When it comes to pregnancy and birth, we know parents are inundated with choices. One of those choices may be to give birth with a midwife and/or in a birth center. At the end of the day, you want to make the choice that is best for you and your baby, and at Baby+Co., we are committed to supporting you at every step. However, we know that not everyone in your life understands every choice you make. Getting everyone on the same page as you prepare for baby can be a challenge, especially if you… Read More

Whether you’re a new mom or a seasoned pro, a low-risk pregnancy can be defined as one where there is no need for or benefit from medical intervention. Most pregnancies (92 to 94 percent) are considered low-risk. Mom and baby are healthy and there’s nothing to indicate that labor and delivery won’t go smoothly. In these situations, a low-intervention labor and delivery can be a wonderful option either in a hospital or a birth center. The American College of Obstetrics and Gynecology (ACOG) recently released updated recommendations on interventions during labor… Read More

Baby+Company and WakeMed have been delivering maternity care together since the birth center opened in 2015. This spring, we began deepening our collaboration, exploring ways to better meet the needs of diverse families in a rapidly changing healthcare system. Dr. AJ Koehler from WakeMed Physician Practices (WPP) assumed the role of Medical Director, and WPP now collaborates to provide full-spectrum maternity care to Baby+Company families. Read More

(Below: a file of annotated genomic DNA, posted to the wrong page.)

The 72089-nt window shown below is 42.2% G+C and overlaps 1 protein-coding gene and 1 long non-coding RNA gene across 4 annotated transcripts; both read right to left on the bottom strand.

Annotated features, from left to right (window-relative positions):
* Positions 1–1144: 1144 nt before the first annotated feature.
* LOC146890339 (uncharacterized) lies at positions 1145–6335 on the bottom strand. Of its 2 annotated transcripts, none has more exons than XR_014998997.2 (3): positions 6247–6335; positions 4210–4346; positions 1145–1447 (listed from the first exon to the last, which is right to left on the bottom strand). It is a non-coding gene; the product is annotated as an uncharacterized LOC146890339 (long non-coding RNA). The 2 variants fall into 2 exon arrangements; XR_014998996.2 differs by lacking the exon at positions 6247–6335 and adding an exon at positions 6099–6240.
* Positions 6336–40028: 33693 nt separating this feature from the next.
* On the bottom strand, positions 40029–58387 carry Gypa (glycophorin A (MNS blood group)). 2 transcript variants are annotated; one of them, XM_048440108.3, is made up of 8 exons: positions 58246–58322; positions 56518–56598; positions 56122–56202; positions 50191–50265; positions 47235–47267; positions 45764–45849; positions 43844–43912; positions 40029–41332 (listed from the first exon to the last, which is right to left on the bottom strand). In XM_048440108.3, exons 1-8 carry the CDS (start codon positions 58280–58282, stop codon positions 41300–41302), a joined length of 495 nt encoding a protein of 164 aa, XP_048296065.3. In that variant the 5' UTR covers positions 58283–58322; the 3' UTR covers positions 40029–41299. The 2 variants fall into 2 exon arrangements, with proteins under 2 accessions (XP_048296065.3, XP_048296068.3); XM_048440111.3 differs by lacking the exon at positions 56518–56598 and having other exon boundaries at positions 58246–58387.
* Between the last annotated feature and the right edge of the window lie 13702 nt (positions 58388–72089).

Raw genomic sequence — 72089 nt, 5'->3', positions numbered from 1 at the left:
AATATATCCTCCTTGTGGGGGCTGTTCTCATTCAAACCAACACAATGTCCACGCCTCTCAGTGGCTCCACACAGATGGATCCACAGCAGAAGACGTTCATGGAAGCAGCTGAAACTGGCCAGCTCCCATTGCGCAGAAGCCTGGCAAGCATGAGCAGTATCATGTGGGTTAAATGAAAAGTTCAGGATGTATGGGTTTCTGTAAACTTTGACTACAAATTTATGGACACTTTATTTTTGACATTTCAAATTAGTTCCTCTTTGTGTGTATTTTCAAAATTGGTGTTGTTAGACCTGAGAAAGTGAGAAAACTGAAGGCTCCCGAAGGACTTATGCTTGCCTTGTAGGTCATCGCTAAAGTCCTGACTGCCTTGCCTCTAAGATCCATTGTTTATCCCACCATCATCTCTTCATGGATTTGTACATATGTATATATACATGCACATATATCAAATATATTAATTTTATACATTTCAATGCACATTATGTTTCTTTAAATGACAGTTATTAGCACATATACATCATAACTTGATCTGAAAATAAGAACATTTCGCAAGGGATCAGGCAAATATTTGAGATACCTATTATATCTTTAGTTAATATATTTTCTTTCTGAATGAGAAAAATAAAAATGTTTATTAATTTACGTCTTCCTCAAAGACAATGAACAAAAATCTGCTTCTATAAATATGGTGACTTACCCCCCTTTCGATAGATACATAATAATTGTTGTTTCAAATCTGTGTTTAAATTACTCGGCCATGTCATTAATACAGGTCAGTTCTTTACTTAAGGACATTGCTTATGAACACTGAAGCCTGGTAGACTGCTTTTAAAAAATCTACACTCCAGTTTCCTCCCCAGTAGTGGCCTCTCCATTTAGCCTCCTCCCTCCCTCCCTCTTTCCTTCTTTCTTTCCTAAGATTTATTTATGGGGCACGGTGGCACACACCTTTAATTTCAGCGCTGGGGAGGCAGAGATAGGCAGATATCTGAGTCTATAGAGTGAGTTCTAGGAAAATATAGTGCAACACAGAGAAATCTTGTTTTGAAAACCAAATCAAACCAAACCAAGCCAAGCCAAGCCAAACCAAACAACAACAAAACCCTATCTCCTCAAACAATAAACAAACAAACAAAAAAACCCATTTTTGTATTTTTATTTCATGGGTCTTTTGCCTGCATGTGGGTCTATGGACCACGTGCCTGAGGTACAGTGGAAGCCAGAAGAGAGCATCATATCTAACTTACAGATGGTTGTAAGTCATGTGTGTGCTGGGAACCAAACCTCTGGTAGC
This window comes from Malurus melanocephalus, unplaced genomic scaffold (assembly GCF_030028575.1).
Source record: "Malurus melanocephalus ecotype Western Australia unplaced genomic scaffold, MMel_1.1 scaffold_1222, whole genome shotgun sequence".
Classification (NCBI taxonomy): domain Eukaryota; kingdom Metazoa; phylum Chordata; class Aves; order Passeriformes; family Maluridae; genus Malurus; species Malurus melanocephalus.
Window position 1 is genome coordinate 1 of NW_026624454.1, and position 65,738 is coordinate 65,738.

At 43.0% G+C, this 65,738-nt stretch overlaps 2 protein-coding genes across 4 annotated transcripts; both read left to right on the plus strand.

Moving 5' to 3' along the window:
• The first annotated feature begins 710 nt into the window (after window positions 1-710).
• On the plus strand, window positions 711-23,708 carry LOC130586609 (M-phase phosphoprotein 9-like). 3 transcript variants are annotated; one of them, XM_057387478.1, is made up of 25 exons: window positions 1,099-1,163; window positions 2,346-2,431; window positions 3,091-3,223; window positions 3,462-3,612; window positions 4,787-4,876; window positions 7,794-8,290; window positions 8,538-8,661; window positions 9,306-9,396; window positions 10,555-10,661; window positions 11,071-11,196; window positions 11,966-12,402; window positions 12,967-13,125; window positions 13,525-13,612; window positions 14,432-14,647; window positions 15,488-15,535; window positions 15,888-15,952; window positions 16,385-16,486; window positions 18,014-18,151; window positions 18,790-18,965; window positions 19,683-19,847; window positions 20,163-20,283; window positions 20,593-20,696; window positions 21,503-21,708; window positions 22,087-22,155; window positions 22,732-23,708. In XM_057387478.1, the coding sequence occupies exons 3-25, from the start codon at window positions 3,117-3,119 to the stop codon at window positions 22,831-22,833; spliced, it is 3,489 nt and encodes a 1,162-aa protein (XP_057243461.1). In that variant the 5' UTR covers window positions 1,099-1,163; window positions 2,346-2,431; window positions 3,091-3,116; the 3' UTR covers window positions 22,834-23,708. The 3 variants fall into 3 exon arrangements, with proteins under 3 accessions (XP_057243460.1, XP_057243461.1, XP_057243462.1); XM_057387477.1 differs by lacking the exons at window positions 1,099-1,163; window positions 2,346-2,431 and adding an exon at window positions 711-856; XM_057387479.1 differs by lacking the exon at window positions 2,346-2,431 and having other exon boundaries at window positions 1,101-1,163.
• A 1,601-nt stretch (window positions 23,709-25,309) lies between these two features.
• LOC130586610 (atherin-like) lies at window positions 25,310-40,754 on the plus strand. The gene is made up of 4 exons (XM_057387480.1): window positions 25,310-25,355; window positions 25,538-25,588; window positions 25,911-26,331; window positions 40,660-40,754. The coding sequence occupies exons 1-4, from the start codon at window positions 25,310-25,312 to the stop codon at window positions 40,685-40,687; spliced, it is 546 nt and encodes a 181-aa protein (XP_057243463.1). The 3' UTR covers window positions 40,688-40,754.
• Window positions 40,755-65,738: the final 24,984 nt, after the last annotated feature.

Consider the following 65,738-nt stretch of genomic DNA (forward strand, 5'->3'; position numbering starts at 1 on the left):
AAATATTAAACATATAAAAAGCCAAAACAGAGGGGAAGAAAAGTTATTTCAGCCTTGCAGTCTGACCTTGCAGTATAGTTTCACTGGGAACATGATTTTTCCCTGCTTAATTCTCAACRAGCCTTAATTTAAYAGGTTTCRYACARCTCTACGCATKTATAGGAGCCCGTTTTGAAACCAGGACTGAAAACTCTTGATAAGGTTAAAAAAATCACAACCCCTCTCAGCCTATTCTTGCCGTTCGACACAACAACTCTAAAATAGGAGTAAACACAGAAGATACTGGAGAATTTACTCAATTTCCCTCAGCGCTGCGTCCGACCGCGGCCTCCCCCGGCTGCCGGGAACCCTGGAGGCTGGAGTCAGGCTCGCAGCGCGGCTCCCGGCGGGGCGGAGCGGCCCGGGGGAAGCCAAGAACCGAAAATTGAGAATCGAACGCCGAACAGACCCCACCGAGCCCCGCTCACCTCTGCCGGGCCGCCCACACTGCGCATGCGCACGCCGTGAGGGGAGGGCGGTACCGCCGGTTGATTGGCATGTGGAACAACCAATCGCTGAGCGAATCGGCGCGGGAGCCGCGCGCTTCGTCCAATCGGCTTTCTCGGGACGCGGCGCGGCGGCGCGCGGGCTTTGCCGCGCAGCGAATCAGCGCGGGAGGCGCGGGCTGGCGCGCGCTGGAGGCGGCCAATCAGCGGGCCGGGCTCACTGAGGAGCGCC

Earlier this year Britain’s National Institute for Health and Care Excellence (NICE), an independent organization that advises the National Health Service, presented new guidelines recommending that all women with low-risk pregnancies be presented with the options of midwifery care and out of hospital birth. We already know from the landmark Listening to Mothers surveys, expecting women prefer to have an array of alternatives when it comes to their care; however, the NICE recommendations go beyond the argument of “choice is good.” The evidence-based report states that midwifery-led care is best for healthy pregnancies due to the achievement of equal health outcomes with lower intervention rates, when compared to physician-led care. Read More

“Birth hormones matter: Take precaution before intervention” could be the bumper sticker summary of Dr. Sarah J. Buckley’s new, in-depth report, Hormonal Physiology of Childbearing: Evidence and Implications for Women, Babies, and Maternity Care. In her book, Dr. Buckley reviews the important role of birth hormones in helping expecting women prepare for birth, initiate labor, bond with their babies, and begin breastfeeding. The report also covers common practices that may create stress for the mother and interfere with natural hormonal processes during labor and birth, such as lack of privacy, loud noise, bright lights, and unnecessary or too frequent interventions, assessments, and monitoring. Read More

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